In an opening that’s perhaps a little too on the nose, Little Nightmares introduces the protagonist as she wakes up from, well, a little nightmare. Though never uttered in the game her name is Six, and she’s woken up on The Maw, a hostile place filled with deranged beings looking for little snacks to eat. With nothing but her yellow raincoat and a tiny lighter, she must escape her prison with her life intact. If this were a real-life experience, it would be much more than a little nightmare, but as a game, this is a dream from which you won’t want to wake up.
Here’s what I liked:
Gameplay – The game’s best described as a 2.5D sidescroller, but that label may undermine its great use of the third dimension. While playing it feels more like the static camera of classic Resident Evil games, but every room occurs in a sequence left to right. You explore the environment through a standard moveset of running, jumping, ducking and climbing. You also have a grab button, which lets you pick up or interact with objects. Platforming and puzzle solving feel very tactile as you scurry around a giant room like a mouse, leaving your fingerprints all over the physics-based world. Puzzles aren’t too mind-numbing, as solutions will come naturally upon examining your current environment.
Creepy crawlies – The Maw is a fantastic encapsulation of childhood fears, as poor Six often feels minuscule compared to the giant unforgiving world. While you explore a wide range of indoor environments, death and decay remain a consistent visual theme. A constant, gentle sway reminds you that your world is floating atop the endless ocean. The camera is always slightly askew, panning and zooming appropriately to create an unsettling cinematic experience. It creates a sense of unsettling tension better than most straight-up horror games, rarely relying on cheap jump scares or detailed gross-out moments for shock value. Despite all that is dark and depraved in the game, there’s also a hidden warmth. The art style adds a surreal feeling that makes exploring the environments interesting instead of upsetting. The protagonist is also a bright yellow ray of hope, which shines most during the optional content: you can brighten things up by lighting candles along your way, and one of the major collectibles is saving, then hugging, small creatures called Nomes. This isn’t some unbearably terrifying experience like Outlast; while it may be creepy feels a lot more welcoming than your average horror game.
Monster mash – While the game is called Little Nightmares, the true nightmare fuel is actually pretty large. Throughout the game, Six will be hunted by a series of monsters – giant humanoid figures with distorted proportions and ill-fitting skin. Everything from their design to their animation makes them frightening beasts. When you see one, there are only two options – hide or run for your life. Level design is at its best in these moments, as it’s always obvious which choice you have to make and gives you just enough time to react. Stealth segments are a particular thrill; you’re going to get up-close and personal with game’s baddies, and it’s intense. Once they start looking for you and sticking hands into little crevices, it gets pretty scary; you can even hear and feel Six’ heart beating faster the closer danger is. Stealth segments are fairly linear, but some more open levels present a few options for getting around. Chase segments are thrilling in a much more visceral way, as you run, jump, and slide your way to safety. These moments aren’t so hard you’ll repeat them constantly, but even the best runs will only leave you inches away from certain death.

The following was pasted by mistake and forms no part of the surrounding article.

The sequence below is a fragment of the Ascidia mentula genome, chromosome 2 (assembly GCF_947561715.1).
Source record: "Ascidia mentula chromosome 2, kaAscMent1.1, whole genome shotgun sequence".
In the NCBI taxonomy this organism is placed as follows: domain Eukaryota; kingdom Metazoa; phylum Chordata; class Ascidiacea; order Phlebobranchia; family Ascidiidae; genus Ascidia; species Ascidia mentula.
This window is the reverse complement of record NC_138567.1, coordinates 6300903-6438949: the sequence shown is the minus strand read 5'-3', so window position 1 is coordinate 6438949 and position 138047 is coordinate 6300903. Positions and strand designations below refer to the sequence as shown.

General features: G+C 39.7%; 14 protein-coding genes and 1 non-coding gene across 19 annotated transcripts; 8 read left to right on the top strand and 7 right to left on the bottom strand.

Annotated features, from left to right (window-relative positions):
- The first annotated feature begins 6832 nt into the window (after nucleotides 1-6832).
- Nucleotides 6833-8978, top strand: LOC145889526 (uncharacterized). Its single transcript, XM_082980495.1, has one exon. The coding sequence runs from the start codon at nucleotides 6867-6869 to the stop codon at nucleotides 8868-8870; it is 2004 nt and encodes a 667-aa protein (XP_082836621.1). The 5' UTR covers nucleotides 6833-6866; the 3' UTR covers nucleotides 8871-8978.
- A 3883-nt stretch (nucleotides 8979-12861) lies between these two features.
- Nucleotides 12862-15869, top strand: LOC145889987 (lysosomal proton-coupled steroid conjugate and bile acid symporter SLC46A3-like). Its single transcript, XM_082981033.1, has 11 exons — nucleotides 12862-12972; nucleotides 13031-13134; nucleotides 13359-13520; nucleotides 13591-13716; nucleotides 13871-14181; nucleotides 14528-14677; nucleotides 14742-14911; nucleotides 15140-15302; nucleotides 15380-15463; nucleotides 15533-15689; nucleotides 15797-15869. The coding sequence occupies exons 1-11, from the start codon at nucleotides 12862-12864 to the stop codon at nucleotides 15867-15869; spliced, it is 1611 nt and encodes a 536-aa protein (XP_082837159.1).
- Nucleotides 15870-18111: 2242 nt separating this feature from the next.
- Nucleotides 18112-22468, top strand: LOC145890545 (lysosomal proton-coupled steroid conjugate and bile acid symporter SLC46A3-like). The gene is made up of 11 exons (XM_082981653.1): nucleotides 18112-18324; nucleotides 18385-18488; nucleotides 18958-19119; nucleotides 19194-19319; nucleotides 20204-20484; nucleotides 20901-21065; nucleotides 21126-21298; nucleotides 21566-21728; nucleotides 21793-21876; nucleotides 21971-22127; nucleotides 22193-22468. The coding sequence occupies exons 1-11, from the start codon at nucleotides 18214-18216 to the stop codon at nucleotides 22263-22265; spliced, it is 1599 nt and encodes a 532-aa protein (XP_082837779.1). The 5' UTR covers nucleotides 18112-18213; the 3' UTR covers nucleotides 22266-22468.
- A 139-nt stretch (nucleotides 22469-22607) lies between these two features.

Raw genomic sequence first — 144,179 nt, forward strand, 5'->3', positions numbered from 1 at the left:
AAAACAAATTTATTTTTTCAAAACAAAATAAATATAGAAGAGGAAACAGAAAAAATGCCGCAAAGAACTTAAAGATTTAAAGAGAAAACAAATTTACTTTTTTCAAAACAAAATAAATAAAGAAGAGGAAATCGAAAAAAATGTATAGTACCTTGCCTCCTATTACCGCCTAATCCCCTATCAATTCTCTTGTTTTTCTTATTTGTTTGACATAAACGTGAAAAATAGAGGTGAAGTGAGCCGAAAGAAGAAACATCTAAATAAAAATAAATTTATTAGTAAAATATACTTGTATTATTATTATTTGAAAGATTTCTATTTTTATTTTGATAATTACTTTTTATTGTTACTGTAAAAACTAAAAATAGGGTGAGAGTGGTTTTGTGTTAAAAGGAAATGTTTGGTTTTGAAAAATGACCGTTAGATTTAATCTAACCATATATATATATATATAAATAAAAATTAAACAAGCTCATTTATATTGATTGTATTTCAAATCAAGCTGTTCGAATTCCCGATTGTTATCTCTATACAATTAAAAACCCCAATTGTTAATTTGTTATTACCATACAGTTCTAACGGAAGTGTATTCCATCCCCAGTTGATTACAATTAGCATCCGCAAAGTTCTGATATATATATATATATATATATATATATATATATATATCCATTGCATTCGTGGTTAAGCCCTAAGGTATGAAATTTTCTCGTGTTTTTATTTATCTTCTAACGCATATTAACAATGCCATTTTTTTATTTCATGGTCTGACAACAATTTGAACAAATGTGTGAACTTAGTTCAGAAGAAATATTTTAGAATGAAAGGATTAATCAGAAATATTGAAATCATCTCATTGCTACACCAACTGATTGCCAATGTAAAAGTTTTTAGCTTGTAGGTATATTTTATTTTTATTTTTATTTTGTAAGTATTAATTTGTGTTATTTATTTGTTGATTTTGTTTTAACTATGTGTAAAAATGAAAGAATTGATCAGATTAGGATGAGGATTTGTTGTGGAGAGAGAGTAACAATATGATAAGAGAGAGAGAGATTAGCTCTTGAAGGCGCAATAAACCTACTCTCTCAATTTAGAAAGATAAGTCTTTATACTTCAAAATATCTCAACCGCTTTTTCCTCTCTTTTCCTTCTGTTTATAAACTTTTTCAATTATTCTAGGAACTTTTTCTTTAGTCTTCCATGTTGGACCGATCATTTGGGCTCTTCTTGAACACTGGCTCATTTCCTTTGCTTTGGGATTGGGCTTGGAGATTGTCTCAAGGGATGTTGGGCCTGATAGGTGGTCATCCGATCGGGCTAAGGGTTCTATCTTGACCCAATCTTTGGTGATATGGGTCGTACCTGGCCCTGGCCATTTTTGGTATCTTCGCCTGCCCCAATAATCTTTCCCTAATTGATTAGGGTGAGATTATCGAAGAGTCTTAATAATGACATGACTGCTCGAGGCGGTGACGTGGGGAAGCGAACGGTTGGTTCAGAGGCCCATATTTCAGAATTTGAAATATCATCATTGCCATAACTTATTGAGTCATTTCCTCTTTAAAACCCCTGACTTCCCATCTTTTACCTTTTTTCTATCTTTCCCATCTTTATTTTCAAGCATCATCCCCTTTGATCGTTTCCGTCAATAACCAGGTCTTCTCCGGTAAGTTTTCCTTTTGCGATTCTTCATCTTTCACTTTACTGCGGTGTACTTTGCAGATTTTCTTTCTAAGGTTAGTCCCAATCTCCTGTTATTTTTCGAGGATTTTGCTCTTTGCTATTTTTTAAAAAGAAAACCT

Here’s what I didn’t like:
Eyes everywhere – While the AI usually plays fair, the monsters sometimes have the uncanny ability to find you instantly. I’ve crept into rooms while a monster’s back is turned, made no noise, and yet it bolted around and grabbed me. If I did the exact same thing on my second try, it usually worked. Once the AI didn’t start the necessary scripted even, halting my progress completely and forcing me to restart, These inconsistencies do add a sense of fear, but that’s more due to the unfair challenge it creates.
Two steps back – The game’s autosave feature isn’t great. While the game is short enough to beat in a few sittings (roughly four hours), whenever you come back to it you’ll likely be farther back than you remember. Autosave points differ from checkpoints; while checkpoints are frequent and well-placed autosaves are more sparse, often before sizable sequences. There’s no bonfire or marker to signify a save, just the fleeting image of an eye flashing at the bottom of the screen. It would have been nice if the game saved more often, or let you save manually, or at least make it more obvious when it does save because losing progress sucks no matter what game you’re playing.
Little Nightmares is dark, eerie, startling, gross and sinister – all without resorting to M-rated content or a first-person camera. It’s a great puzzle-platformer that is amazingly atmospheric, where the scariest parts are a fun gameplay experience rather than a game-halting fright. In many ways, it reminded me of Inside, but I have, to be honest: despite being a little more rough around the edges, I like Little Nightmares more.
Score: Must Buy
Little Nightmares was developed by Tarsier Studios and published on Xbox One by Bandai Namco. It was released April 28, 2017, for $19.99. A copy was provided for review purposes.